Fritz Henle & Berenice Abbott. Paris – New York
EXHIBITION Jun 14 — Aug 30, 2008
With the exhibition FRITZ HENLE and BERENICE ABBOTT. Paris – New York, KICKEN BERLIN presents two photographers and their visual impressions of the cities whose formative influence on the history of 20 century art is undeniable: Paris, the heart of the artistic avantgarde in the 1920’s, and New York, the Modernist Metropolis and a refuge for numerous artists fleeing Europe to escape fascism and WW II. In 1921, the year that Paris reached its peak population of 3 million residents and the same year that MAN RAY entered Europe, BERNICE ABBOTT (1898–1991) came by ship from America to Europe. Paris enchanted her so much that she remained there until 1929, adding an ‘e’ to her forename to make it sound more French. MAN RAY hired the young artist as an assistant for his portrait studio, primarily because she "knew nothing about photography". Soon enough however, she became competition and opened a studio of her own. As a representative of a new Modernist School, she rejected the tenets of pictorialism and its efforts to make photography more painterly, to focus on a documentary approach towards photographing urban reality. EUGÈNE ATGET, who delighted the Surrealists with his mysteriously subtle images of Paris, was BERENICE ABBOTT’s cherished role model. Thanks to her singularly dedicated efforts, Atget’s contribution to photography was rescued from oblivion. When the American returned to New York in 1929, the city had changed by economic crisis: the prosperous 1920’s had created a skyscraper building boom, but after the stock exchange crashed in 1929 unemployment and poverty spread. BERENICE ABBOTT had then found her mission: "to do in Manhattan what Atget did in Paris". She delved into a unique New York documentation project. Between 1935–1938 she made hundreds of photographs of the enormous city, of which she published 305 in a book entitled Changing New York. Her project was financed by the artist program (FAP – Federal Art Project) created under Franklin D. Roosevelt’s newly established WPA – Works Progress Administration. She was also enthusiastically supported by the Museum of the City of New York. BERENICE ABBOTT’s vision of New York is not sentimental. She worked with a chronicler’s eye, using the camera to preserve scenes of the city whilst simultaneously creating impressive images of that era’s rhythms. Although she was not without a fear of heights, Abbott took pictures from dizzying perspectives. She also photographed skyscrapers tilting into the sky from the darkness of the urban canyon. She weaves the steel construction of the Manhattan Bridge into a modern, angular spider’s web of technologic devotion. Other motifs include photographs of building entrances and shop windows displays seen in the poorer sections of the Lower East Side – such as a barber waiting for paying customers.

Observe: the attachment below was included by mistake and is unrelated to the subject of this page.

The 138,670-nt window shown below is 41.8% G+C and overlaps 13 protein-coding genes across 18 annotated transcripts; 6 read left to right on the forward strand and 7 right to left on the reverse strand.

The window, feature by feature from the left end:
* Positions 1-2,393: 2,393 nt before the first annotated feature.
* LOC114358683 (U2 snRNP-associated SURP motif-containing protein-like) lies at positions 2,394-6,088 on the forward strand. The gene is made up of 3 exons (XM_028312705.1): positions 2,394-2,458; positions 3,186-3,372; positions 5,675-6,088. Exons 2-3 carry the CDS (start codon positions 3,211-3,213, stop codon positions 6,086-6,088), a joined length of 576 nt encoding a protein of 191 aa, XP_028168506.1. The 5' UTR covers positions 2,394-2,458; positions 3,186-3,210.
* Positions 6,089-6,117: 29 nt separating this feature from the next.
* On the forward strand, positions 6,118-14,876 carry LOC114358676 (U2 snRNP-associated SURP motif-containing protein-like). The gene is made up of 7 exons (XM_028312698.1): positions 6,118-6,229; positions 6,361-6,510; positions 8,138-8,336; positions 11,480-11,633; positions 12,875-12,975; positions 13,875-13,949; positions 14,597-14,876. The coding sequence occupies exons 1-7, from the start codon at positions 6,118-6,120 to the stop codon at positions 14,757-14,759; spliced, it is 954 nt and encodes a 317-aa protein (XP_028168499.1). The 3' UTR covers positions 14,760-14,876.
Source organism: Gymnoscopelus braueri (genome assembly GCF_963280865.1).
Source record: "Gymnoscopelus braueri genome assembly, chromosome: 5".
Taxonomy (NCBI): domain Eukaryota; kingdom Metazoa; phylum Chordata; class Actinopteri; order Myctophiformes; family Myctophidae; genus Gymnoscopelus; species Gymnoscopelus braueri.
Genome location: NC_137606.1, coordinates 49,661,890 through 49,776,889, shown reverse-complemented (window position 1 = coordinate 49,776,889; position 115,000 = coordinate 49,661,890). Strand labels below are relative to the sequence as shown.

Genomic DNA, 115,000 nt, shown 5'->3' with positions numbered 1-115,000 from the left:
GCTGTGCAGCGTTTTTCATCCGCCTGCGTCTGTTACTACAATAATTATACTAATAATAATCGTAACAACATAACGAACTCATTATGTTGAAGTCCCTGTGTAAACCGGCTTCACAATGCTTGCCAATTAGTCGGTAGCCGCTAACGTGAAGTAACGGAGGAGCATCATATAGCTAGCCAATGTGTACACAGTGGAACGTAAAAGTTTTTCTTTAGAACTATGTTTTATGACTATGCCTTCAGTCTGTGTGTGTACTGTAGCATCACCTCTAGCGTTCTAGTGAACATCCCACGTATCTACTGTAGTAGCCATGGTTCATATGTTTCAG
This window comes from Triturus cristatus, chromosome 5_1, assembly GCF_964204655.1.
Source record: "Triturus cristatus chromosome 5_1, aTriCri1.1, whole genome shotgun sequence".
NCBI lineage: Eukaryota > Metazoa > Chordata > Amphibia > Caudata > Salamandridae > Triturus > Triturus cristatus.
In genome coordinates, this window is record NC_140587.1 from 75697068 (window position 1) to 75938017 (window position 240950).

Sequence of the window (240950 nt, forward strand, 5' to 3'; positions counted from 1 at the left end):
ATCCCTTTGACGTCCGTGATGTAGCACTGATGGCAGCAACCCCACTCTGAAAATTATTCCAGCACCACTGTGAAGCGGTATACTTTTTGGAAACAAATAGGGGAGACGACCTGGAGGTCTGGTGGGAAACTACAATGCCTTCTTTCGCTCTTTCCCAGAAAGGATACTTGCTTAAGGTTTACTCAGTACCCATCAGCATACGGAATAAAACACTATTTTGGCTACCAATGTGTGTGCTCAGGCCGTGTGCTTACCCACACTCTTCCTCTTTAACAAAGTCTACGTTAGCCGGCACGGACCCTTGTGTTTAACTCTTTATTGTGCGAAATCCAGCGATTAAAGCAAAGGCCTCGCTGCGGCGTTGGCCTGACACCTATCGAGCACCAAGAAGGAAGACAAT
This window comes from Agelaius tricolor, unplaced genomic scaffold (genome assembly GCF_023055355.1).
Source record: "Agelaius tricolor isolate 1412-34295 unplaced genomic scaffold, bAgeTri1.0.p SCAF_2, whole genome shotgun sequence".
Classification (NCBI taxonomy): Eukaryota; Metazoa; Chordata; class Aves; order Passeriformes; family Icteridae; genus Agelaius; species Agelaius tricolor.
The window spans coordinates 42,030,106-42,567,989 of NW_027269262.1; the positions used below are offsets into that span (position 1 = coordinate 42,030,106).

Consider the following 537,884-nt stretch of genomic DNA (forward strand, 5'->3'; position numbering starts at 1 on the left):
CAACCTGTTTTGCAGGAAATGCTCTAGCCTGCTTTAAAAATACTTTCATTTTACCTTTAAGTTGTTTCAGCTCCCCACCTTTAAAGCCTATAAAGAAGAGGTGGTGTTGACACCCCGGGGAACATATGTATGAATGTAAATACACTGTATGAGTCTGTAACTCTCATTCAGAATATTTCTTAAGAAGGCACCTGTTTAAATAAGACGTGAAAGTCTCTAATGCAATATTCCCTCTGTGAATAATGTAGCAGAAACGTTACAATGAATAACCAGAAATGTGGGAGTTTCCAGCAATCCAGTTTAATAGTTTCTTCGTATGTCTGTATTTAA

FRITZ HENLE (1909–1993) studied photography under Hanna Seewald at the Bayerische Lehranstalt für Lichtbildwesen (Bavarian State Academy of Photography) and received a certificate of honor. After graduation, he became a photo-assistant in Florence and traveled extensively throughout the Mediterranean, India, China, Japan and Korea, and later to Canada und Mexico, where he photographed Frida Kahlo and Diego Rivera. In 1936, FRITZ HENLE, from a paternal lineage Jewish family, reached New York and soon began working for the magazines Fortune and Time Life. In 1938 he worked in Paris and although the resulting photographs were originally rejected, they were rediscovered by the New York Times, who published them six years later. Alexei Brodovitch, the legendary art director at Harper's Bazaar, also published a monograph of Henle’s Paris work. In spite of the wide-ranging nature of his oeuvre, which includes society portraits, fashion photography, industrial studies, as well as military stagings, Henle, known as Mr. Rollei (his camera of choice), considered himself, above all, to be a travel photographer. An observer, this flaneur with a camera captured the discreet moments of everyday life, including genre images of people and street scenes. In New York, however, he was fascinated by the neon signs and skyscrapers, and became inspired to work in new, experimental ways. His photograph of the RCA-Buildings (Radio Corporation of America) - the highest building of the Rockefeller Center in Manhattan – depicts a dizzying swirl of city lights in the manner of astronomic images of comets (New York bei Nacht – 1945 als die Lichter wieder angingen). His photographs express a faith related to American citizenship he had recently acquired as well as hope for the new world and the ending of the war in Europe.